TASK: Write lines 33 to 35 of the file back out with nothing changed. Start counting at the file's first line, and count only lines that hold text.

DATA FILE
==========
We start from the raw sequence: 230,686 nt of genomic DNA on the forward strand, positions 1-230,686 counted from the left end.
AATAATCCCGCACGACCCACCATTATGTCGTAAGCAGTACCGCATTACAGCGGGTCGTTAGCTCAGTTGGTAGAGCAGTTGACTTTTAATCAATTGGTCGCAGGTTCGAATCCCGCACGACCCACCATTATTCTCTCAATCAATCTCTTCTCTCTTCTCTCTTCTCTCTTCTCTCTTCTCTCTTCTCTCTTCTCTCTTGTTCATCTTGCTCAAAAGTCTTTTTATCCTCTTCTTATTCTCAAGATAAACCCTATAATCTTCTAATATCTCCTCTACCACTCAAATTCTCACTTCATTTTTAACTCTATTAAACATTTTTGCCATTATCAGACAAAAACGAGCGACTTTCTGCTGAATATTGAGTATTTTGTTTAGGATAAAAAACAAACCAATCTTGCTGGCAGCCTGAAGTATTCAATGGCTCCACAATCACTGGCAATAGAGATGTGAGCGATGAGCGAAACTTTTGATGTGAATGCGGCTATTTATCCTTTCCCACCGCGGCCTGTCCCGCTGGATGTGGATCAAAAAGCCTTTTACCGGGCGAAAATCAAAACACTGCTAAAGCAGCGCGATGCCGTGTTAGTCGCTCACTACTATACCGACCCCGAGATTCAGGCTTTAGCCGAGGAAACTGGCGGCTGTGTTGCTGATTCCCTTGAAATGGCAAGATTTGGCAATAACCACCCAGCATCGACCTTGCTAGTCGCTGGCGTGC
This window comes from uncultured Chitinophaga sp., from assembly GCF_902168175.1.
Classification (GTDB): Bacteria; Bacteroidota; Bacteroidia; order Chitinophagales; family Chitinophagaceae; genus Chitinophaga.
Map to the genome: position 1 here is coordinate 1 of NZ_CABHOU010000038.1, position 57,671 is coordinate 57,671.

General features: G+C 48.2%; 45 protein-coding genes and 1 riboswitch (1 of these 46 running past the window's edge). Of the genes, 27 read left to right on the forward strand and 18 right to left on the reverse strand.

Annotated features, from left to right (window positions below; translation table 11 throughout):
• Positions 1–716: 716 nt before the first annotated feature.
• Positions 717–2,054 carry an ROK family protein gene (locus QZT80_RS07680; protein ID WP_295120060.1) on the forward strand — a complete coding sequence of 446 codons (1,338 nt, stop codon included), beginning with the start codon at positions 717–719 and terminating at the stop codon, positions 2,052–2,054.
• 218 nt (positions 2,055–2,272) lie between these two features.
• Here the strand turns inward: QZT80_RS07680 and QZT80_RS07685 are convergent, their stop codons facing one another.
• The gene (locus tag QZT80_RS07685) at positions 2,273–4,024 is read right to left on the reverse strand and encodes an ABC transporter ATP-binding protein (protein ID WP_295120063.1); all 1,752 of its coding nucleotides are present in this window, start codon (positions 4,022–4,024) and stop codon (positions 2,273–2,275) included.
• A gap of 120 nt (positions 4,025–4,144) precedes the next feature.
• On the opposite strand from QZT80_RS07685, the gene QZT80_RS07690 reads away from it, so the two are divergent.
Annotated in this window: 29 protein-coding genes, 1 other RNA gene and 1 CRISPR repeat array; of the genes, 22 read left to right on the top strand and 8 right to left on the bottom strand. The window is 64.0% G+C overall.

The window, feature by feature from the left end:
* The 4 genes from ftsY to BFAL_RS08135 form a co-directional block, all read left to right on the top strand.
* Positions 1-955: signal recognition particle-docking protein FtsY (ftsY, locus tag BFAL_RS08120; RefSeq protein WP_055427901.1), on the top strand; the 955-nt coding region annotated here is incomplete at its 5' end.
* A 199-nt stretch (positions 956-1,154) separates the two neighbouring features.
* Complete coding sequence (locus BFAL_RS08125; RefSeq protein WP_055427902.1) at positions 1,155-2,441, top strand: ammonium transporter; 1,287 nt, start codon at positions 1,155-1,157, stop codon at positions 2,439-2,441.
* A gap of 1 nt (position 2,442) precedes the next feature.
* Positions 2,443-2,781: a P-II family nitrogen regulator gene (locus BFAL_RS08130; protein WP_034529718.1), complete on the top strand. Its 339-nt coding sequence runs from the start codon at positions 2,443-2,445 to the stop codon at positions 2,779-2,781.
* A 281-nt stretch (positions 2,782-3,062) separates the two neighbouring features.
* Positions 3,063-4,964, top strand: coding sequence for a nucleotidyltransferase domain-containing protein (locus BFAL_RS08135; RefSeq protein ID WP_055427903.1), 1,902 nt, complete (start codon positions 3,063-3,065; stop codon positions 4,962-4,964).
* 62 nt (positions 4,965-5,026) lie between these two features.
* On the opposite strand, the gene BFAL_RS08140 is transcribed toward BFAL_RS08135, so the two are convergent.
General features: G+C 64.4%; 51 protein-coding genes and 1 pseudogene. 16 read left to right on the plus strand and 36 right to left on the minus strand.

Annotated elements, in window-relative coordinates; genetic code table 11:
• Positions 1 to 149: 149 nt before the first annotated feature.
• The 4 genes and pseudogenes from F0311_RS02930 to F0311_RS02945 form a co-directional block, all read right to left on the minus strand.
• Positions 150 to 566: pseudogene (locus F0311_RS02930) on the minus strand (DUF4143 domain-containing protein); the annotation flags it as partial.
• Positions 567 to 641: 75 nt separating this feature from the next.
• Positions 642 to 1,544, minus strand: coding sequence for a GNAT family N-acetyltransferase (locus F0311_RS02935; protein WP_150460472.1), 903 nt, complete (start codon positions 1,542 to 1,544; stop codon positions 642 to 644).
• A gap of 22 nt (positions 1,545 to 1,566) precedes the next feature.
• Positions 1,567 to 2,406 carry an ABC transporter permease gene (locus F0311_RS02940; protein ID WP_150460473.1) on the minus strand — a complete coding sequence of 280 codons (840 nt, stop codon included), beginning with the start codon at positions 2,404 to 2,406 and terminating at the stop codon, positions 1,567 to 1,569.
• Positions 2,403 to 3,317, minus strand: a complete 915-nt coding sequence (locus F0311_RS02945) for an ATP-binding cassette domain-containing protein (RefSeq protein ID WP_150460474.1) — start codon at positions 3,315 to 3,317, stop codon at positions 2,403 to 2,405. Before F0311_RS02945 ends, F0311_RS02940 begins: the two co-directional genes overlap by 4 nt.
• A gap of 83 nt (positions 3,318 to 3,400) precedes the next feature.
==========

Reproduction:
• Positions 642 to 1,544, minus strand: coding sequence for a GNAT family N-acetyltransferase (locus F0311_RS02935; protein WP_150460472.1), 903 nt, complete (start codon positions 1,542 to 1,544; stop codon positions 642 to 644).
• A gap of 22 nt (positions 1,545 to 1,566) precedes the next feature.
• Positions 1,567 to 2,406 carry an ABC transporter permease gene (locus F0311_RS02940; protein ID WP_150460473.1) on the minus strand — a complete coding sequence of 280 codons (840 nt, stop codon included), beginning with the start codon at positions 2,404 to 2,406 and terminating at the stop codon, positions 1,567 to 1,569.